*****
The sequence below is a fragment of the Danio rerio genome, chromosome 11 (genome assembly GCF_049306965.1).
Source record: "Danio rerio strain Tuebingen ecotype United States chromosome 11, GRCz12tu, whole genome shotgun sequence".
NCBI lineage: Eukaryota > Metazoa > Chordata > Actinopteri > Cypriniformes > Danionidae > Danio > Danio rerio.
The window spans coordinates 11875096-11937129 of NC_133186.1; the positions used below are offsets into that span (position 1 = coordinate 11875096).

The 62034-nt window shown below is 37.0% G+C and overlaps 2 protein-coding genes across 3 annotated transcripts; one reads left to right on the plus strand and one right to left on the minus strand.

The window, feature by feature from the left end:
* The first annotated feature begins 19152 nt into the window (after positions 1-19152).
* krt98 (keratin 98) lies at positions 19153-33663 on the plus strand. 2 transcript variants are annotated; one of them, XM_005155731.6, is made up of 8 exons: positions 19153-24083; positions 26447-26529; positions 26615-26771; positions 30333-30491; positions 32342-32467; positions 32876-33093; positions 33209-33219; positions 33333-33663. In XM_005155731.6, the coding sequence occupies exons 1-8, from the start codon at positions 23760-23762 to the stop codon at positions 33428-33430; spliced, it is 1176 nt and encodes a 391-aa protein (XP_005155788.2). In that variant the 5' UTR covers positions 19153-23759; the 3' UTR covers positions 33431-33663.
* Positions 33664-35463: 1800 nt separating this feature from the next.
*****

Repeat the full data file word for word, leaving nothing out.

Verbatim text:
The sequence below is a fragment of the Danio rerio genome, chromosome 11 (genome assembly GCF_049306965.1).
Source record: "Danio rerio strain Tuebingen ecotype United States chromosome 11, GRCz12tu, whole genome shotgun sequence".
NCBI lineage: Eukaryota > Metazoa > Chordata > Actinopteri > Cypriniformes > Danionidae > Danio > Danio rerio.
The window spans coordinates 11875096-11937129 of NC_133186.1; the positions used below are offsets into that span (position 1 = coordinate 11875096).

The 62034-nt window shown below is 37.0% G+C and overlaps 2 protein-coding genes across 3 annotated transcripts; one reads left to right on the plus strand and one right to left on the minus strand.

The window, feature by feature from the left end:
* The first annotated feature begins 19152 nt into the window (after positions 1-19152).
* krt98 (keratin 98) lies at positions 19153-33663 on the plus strand. 2 transcript variants are annotated; one of them, XM_005155731.6, is made up of 8 exons: positions 19153-24083; positions 26447-26529; positions 26615-26771; positions 30333-30491; positions 32342-32467; positions 32876-33093; positions 33209-33219; positions 33333-33663. In XM_005155731.6, the coding sequence occupies exons 1-8, from the start codon at positions 23760-23762 to the stop codon at positions 33428-33430; spliced, it is 1176 nt and encodes a 391-aa protein (XP_005155788.2). In that variant the 5' UTR covers positions 19153-23759; the 3' UTR covers positions 33431-33663.
* Positions 33664-35463: 1800 nt separating this feature from the next.